Google Apps for Businesses has meant that Google no longer offering free Apps for Business, only Paid edition for choose now.
In an announcement on the company's Google Enterprise blog today, Google Director of Product Management for Google Apps Clay Bavor said that businesses were too quickly outgrowing the free version of Google Apps, and asking for or moving to paid premium accounts.
Instead of a free, limited-user version of Google Apps and the paid premium-based version, Google will now only offer the subscription version.
"Individuals wishing to use Google's web apps like Gmail and Google Drive should create a free personal Google Account, which provides a seamless experience across all of our web services on any device," Bavor wrote.
Google Apps was first born when Google provided Gmail for San Jose City College in 2006, and a year after, Google launched its premier edition for all businesses.
At the time, Google Apps' lead software engineer, Derek Parham, wrote that "Google Apps also won't forget its roots anytime soon. The Standard and Education Editions will continue to be offered for free, and we'll keep working on all three flavours of Google Apps with the help of feedback from all of you."
While that might remain true for the Education Edition — Google is keeping Google Apps free for educational institutions — there isn't a free version for individuals any more.
Tech savvy users who have their own domains have been able to point their mailbox entries to Google's services to manage their mail without the need to set up web hosting or a mail server. Since domain administration and configuration is not available with personal Gmail accounts, many took to Google Apps to solve this issue. However, with the abolishment of free accounts, new users and micro businesses will be unable to do the same.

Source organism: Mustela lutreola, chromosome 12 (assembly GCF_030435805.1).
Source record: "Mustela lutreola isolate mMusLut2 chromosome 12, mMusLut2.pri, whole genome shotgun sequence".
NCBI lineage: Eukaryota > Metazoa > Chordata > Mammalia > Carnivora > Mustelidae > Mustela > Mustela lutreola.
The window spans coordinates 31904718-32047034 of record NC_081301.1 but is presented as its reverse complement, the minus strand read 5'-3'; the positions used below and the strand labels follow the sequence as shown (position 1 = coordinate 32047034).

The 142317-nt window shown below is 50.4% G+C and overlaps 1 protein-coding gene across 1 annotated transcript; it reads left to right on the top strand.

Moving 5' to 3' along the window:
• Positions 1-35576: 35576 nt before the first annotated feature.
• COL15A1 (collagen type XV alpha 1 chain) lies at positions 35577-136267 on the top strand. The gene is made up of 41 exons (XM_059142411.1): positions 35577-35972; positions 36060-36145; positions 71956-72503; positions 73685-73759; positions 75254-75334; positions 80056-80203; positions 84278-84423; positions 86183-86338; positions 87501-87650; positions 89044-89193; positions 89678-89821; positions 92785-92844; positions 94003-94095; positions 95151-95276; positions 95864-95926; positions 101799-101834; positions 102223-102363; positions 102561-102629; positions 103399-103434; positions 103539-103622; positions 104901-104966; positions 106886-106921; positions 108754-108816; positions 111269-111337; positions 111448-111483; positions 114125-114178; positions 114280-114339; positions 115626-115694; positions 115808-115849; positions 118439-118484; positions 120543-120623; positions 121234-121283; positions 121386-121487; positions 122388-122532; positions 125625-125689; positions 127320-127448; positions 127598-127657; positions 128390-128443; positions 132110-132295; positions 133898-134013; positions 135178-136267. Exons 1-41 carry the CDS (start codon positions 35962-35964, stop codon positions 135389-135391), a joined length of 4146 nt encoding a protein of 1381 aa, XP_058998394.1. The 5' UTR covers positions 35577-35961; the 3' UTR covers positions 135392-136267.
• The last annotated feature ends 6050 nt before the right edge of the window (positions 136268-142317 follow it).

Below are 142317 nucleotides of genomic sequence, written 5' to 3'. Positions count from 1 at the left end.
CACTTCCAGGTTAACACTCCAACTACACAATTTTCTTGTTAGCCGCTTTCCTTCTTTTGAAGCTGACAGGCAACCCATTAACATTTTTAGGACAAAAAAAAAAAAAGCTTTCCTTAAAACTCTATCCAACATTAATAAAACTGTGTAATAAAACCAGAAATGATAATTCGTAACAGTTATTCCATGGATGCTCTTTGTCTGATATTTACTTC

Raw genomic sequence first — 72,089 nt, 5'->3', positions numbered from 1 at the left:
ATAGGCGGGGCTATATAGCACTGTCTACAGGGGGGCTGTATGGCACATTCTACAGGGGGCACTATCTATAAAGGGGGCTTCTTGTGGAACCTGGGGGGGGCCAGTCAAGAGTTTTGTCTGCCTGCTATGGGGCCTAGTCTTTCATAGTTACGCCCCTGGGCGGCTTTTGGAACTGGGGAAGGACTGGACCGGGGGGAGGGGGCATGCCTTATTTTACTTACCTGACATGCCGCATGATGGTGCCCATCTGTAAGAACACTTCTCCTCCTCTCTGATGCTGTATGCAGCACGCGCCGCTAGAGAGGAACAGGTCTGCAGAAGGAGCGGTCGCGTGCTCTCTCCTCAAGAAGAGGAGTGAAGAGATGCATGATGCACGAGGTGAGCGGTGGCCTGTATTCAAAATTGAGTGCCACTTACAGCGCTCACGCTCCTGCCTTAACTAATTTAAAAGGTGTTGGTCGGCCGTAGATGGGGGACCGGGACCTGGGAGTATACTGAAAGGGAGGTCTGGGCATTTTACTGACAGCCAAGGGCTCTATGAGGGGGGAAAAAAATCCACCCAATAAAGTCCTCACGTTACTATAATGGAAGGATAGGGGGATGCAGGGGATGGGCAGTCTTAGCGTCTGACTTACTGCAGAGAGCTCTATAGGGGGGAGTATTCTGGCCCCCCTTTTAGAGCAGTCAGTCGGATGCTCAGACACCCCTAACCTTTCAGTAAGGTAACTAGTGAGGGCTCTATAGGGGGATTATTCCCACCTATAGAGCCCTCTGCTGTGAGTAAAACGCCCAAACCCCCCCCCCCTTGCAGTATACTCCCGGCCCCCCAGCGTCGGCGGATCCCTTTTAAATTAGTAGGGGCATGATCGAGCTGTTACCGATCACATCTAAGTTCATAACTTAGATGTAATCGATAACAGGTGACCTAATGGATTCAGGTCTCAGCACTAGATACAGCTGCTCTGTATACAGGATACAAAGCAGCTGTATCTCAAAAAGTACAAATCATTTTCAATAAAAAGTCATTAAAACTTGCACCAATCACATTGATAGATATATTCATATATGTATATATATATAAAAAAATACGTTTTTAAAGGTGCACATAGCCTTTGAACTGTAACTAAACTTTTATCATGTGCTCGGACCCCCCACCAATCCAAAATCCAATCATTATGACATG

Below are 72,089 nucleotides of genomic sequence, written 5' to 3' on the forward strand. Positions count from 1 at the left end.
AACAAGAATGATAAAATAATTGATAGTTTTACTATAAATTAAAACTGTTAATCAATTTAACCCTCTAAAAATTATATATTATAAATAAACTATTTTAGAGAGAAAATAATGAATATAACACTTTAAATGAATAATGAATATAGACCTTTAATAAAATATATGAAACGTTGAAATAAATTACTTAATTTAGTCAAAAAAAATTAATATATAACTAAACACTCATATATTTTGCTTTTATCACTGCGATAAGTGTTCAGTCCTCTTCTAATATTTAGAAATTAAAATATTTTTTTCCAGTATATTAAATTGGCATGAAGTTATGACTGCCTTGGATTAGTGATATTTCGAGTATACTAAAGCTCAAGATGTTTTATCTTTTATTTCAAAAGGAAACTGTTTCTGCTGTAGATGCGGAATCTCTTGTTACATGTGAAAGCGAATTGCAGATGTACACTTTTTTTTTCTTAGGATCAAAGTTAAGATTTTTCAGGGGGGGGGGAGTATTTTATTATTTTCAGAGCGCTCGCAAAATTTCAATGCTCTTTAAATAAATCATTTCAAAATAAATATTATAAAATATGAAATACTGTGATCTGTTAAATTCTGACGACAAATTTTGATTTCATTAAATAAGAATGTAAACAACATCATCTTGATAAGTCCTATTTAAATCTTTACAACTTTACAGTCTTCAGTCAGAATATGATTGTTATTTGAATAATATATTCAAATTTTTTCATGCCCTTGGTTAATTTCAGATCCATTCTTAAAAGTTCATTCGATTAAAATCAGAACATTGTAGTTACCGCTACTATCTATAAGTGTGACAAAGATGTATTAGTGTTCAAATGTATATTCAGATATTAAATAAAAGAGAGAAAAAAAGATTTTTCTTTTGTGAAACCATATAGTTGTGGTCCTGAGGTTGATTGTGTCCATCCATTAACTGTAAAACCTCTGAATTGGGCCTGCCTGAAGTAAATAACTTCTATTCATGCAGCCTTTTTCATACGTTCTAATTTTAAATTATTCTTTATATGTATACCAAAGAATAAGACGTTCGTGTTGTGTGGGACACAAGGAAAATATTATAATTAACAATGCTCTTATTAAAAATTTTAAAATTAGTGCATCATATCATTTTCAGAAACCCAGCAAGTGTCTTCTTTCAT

Users who have already signed up on the formerly-free version of Google Apps won't be forced to subscribe, but any new users are now unable to create a new account.
Google was unable to comment further on the decision.
Google's pricing for Google Apps remains unchanged at US$50 per user, per year.
Google Apps was born when Google first experimented with student e-mail accounts for San Jose State University in 2006. Since then, the service has grown into a full-fledged business suite of e-mail, calendar, word processing and spreadsheet apps, along with backups of e-mail and control over multiple accounts. Businesses often use Google Apps to set up corporate e-mail and collaborate on private documents.
The search engine giant cites demand for more features from its business customers as the main reason to dump the free version, which is used by individuals and small businesses with 10 or fewer users. “Businesses quickly outgrow the basic version and want things like 24/7 customer support and larger inboxes,” writes Clay Bavor, Director of Product Management, Google Apps on the company’s blog.
Google says that “millions of businesses” are using the service, which has prompted it to cash in on all those users. Getting rid of free accounts could also mean that Google is working on more services and functionality for its cloud-based office suite, which competes with Microsoft’s desktop-based software Office.
If you signed up for a free account before December 6, 2012, your account will stay free. There are now two options for Google Apps: Apps for Business with or without Vault. Without Vault, a service that gives you e-mail archiving and control over multiple e-mail accounts, you’ll pay $5 per user per month, up to $50 per user per year. If you want Vault, it costs $10 per user per month. Schools can still sign up for a free Google Apps for Education account.
Businesses with 10 or fewer employees can either pay up for Google Apps, or individually sign up for a regular Google account (which is what you get with a Gmail account). That could be a boon for Google+, since you automatically get an account for the still-growing social network when you create a new Google account. Sadly, that Google+ account doesn’t come with a custom e-mail address.